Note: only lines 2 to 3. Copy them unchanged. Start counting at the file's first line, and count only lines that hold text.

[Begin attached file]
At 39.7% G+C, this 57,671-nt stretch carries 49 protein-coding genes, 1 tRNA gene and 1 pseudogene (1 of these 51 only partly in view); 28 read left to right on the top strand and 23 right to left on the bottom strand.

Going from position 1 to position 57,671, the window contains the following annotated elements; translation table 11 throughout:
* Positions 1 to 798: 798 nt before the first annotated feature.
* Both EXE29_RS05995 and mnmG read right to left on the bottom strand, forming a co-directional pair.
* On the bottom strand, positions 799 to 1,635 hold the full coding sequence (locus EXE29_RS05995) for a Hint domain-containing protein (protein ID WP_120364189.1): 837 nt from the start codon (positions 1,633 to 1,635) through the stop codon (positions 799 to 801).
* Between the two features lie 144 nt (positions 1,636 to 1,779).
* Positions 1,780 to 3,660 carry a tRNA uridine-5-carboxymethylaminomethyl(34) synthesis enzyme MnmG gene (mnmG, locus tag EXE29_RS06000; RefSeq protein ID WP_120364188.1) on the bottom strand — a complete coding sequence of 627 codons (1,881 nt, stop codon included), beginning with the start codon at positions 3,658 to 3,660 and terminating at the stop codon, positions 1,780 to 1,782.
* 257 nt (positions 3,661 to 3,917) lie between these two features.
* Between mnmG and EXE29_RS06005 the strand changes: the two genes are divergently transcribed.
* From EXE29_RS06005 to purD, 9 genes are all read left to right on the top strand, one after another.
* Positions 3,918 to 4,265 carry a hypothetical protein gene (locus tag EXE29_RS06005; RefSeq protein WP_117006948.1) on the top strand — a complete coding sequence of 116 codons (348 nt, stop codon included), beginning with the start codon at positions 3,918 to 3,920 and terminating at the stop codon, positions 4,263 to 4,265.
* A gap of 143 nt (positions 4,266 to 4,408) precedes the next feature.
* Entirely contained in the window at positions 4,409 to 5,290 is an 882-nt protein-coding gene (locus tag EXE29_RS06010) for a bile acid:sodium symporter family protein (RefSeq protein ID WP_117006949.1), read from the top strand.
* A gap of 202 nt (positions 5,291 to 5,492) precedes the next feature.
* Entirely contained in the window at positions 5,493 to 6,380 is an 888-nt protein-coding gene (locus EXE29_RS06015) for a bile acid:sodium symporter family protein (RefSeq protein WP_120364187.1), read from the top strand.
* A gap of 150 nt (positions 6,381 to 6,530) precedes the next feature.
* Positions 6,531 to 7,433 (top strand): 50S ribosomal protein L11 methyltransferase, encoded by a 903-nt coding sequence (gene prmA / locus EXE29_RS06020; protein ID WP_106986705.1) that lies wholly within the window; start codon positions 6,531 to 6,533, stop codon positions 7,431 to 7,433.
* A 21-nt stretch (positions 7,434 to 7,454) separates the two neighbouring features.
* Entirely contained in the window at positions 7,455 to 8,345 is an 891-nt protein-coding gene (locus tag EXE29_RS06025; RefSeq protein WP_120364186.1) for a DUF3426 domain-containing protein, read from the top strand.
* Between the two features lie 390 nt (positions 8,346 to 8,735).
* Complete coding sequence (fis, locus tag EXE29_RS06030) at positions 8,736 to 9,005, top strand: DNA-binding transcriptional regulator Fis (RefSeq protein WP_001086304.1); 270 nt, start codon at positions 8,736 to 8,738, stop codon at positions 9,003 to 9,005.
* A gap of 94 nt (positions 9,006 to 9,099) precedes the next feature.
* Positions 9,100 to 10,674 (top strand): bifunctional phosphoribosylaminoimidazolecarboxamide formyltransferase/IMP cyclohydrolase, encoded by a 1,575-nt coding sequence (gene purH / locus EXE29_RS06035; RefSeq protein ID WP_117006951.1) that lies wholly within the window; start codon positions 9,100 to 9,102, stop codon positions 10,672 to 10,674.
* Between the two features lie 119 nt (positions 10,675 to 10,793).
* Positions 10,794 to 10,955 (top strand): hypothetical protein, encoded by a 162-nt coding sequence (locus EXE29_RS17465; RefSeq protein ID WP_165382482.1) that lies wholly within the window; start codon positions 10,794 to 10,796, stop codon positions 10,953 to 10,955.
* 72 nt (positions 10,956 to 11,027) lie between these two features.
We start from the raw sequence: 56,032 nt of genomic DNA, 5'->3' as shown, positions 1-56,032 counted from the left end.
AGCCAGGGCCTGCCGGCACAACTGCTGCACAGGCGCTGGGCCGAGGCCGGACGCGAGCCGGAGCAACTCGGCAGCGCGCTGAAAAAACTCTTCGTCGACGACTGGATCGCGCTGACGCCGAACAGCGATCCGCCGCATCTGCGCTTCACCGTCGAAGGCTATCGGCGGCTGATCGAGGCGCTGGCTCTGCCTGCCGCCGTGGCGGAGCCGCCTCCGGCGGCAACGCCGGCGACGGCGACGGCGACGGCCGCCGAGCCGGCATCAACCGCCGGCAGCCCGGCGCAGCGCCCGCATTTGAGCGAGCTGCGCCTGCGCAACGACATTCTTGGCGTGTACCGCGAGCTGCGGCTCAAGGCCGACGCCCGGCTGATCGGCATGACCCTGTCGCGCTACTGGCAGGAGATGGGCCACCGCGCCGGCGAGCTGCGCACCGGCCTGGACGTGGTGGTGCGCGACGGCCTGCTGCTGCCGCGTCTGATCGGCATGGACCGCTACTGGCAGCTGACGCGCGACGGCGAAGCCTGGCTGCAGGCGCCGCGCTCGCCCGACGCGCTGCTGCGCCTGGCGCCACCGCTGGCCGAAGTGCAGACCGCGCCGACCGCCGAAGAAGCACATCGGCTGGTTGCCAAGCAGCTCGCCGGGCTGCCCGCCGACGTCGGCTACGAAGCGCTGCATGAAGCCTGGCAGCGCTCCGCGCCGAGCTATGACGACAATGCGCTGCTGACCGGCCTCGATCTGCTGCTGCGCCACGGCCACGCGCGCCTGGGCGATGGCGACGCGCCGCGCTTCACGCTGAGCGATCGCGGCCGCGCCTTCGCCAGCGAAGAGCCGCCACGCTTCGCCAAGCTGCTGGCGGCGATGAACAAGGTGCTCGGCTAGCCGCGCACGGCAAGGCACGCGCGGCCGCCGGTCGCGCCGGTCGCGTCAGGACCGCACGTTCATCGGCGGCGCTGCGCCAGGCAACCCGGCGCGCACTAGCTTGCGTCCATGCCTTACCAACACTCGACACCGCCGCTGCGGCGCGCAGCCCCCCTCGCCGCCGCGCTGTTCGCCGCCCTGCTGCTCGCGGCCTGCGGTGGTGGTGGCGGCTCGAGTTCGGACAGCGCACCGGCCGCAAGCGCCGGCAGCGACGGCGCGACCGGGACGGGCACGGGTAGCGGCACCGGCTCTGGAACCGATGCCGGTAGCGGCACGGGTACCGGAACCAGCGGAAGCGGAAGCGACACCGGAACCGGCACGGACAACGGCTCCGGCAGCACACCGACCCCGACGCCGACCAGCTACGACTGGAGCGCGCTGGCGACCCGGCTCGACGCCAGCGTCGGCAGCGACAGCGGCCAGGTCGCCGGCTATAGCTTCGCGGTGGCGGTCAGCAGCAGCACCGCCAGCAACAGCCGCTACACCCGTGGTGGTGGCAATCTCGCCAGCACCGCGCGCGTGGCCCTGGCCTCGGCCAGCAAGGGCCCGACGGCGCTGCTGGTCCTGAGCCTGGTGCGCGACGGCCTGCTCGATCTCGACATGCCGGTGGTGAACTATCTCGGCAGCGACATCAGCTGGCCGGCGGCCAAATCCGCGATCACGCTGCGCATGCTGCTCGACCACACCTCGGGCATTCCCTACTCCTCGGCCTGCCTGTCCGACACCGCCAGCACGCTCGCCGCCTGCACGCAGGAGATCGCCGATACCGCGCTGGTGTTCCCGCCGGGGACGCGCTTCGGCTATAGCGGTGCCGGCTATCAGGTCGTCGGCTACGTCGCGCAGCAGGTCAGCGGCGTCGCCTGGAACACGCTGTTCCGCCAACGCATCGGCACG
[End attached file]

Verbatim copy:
Going from position 1 to position 57,671, the window contains the following annotated elements; translation table 11 throughout:
* Positions 1 to 798: 798 nt before the first annotated feature.